How to spot a phishing email
Posted on February 12, 2020 by Louise Howland
Can you identify a phishing email from the real thing?A phishing email is a fraudulent email that attempts to scam you by looking like an email from a legitimate business or person. A phishing email tries to get you to let your guard down and give access or information to cyber criminals. They are often designed and written in a way that looks like an official email that requires urgent attention. Good phishing emails look like the real thing. So how do you spot one?
How to Spot a Phishing Email
- Check the address and subject line
- Be suspicious of untidy design
- Look out for spelling mistakes
- If it’s too good to be true, it probably is
- Consider context. Were you expecting this email?
- Compare if you can
An example of an Apple phishing emailA few years ago, I received an invoice from Apple for something I hadn’t purchased. My immediate reaction was panic. I thought someone had hacked into my Apple account, and now they were happily spending my money. But, as I hovered over the cancel subscription link on the email, something made me pause and take a second look. On the face of it, it looked like an email from Apple, but as soon as I looked a little deeper I noticed more and more things that didn’t add up. My cybersecurity awareness training kicked in and I realised it was a phishing email. This is the phishing email that was sent to me. Check out the differences between a legitimate email from Apple Inc. and a phishing email from a hacker masquerading as Apple Inc. *Please note that I have blurred out my personal details in all images On the left is the real invoice from Apple and on the right is the phishing email. On the surface they look very similar but I found nine differences.
1. The address and subject lineThe address the email came from was suspicious and the subjects were different.
2. Email design and stylingOn the legitimate Apple email all the hyperlinks are in light blue with no underline. In the phishing email they are a darker blue and all underlined.
3. My detailsOn the real Apple email they list my email address and home address. The phishing email only has my email address – as I assume the hackers don’t know my home address.
4 & 5. Changes from the usual email layoutOn the real Apple email there is a hyperlink to use if you have questions about your bill. This sentence is missing completely from the phishing email. The password preferences hyperlink; on the real email the hyperlink is part of the sentence, in the phishing email it is below the text.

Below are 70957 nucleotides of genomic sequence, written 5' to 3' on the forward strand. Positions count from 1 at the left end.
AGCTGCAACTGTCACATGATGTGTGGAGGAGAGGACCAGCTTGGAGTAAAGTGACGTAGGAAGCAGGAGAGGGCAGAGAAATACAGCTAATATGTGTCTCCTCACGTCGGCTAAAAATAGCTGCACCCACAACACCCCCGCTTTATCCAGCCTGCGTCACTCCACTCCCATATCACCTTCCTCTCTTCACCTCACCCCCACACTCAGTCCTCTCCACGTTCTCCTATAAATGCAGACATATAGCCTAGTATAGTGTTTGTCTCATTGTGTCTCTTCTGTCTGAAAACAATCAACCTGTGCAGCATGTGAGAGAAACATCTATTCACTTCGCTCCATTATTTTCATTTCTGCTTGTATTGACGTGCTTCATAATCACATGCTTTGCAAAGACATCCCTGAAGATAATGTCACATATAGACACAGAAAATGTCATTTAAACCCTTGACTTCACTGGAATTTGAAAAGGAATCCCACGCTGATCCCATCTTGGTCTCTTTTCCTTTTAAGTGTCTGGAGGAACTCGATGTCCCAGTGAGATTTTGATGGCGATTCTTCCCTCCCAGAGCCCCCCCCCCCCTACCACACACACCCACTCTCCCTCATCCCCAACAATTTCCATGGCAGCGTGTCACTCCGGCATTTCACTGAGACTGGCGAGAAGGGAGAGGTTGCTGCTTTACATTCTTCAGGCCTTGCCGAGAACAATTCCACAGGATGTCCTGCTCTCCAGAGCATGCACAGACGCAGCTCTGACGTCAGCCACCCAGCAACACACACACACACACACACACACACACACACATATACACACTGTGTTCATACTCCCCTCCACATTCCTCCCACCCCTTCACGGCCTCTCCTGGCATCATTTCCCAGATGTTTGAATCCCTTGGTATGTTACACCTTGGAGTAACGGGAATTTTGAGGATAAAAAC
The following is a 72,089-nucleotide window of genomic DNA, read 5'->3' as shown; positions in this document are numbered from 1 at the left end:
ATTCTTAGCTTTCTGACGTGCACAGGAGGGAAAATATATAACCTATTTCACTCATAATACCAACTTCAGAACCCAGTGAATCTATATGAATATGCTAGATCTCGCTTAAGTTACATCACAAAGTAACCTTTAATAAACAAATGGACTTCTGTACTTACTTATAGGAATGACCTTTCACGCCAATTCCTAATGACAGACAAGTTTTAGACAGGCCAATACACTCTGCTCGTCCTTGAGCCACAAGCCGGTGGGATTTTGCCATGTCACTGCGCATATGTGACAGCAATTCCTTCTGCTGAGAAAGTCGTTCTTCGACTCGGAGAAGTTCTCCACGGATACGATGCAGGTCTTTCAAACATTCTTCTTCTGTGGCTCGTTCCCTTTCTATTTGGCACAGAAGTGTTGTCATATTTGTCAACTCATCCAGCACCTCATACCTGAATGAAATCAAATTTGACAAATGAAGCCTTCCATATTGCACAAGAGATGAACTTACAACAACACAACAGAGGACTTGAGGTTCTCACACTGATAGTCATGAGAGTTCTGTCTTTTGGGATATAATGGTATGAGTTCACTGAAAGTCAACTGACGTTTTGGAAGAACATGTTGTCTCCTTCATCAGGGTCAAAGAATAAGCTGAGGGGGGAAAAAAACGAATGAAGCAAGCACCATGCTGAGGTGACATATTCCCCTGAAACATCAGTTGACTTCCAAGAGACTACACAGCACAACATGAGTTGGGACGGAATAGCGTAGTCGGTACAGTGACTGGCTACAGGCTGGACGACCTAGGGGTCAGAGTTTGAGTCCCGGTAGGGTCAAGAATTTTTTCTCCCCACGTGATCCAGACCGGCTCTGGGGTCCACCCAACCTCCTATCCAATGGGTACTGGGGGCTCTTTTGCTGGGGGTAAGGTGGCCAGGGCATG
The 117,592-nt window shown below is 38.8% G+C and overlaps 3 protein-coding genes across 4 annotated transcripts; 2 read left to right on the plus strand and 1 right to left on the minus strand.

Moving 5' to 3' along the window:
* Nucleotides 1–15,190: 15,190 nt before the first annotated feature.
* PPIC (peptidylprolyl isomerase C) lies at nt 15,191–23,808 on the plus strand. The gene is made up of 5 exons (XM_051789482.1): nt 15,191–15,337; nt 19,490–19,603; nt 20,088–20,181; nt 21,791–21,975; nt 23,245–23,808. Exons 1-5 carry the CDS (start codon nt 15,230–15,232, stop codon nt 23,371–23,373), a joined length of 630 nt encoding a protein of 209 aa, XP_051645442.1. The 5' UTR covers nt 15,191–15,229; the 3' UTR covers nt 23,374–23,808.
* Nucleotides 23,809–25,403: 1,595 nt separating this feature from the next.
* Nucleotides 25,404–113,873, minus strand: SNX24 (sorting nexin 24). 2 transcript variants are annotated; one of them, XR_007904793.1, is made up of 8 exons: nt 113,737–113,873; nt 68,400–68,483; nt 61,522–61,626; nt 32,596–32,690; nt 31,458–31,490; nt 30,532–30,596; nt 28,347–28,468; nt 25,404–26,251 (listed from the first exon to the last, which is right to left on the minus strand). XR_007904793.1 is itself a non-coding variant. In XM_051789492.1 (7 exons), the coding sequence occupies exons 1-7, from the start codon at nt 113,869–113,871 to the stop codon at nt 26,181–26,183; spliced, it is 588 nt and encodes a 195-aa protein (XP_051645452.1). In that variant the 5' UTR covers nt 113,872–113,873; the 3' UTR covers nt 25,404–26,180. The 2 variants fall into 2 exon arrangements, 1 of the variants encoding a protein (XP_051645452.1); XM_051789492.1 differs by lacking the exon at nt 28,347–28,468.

6. Spelling errorsThis is lazy even for a hacker; spelling errors are an obvious red flag. Normal emails are proofread and carefully edited. Phishing emails are not.
7 & 8. Limiting contact optionsFirstly, the wording around cancelling your purchase on the real email is very different from the phishing email. Apple offers you three links to click to contact them. The phishing email gives you one. In simple terms, this increases the likelihood that you will click it. Secondly, the hyperlink for ‘Manage/Cancel Subscription’ on the phishing email is different from all the other hyperlinks. I didn’t click on the link for obvious reasons but I assume it would take you to a page that either encourages you to enter personal details (possibly including payment information) or it could be a malicious link that releases a virus onto your machine. See below for what the link looked like when I hovered over it.
9. The Apple logoThe last obvious difference I could see was the second Apple logo which was different on the two emails. Left is real, right is phishing.
Knowing how to spot phishing scamsAt first glance this email was very convincing, it really takes a trained eye to spot the difference – these are far more sophisticated than emails from Nigerian Princes seeking to move £10m out of the country! Once I delved a little deeper there were actually quite a few signs the email was not legitimate. Other phishing emails may only have one or two clues, so it is vital you are always vigilant when looking at your emails and if something doesn’t feel right, don’t click on it. In 2020, phishing is becoming an increasing threat because of cyber criminal’s access to machine learning systems. This sophisticated technology means that phishing emails have become an automated process, meaning they are increasingly accurate and therefore believable. It’s thought that 2020 will see more phishing emails masquerading as:
- PayPal. There have been reports of PayPal users receiving email pertaining to ‘unfamiliar log-ins’ that request the user clicks a link to confirm their identity.
- Employers. Some cyber attackers have sent emails to employees that look like they are from their company’s HR team, asking them to click a link to solve a problem with their salary payment.
- Banks. The Hong Kong Monetary Authority have recently sent out an email warning HSBC account holders of a phishing email containing a link to an ‘e-Advice’ note detailing a recent payment.
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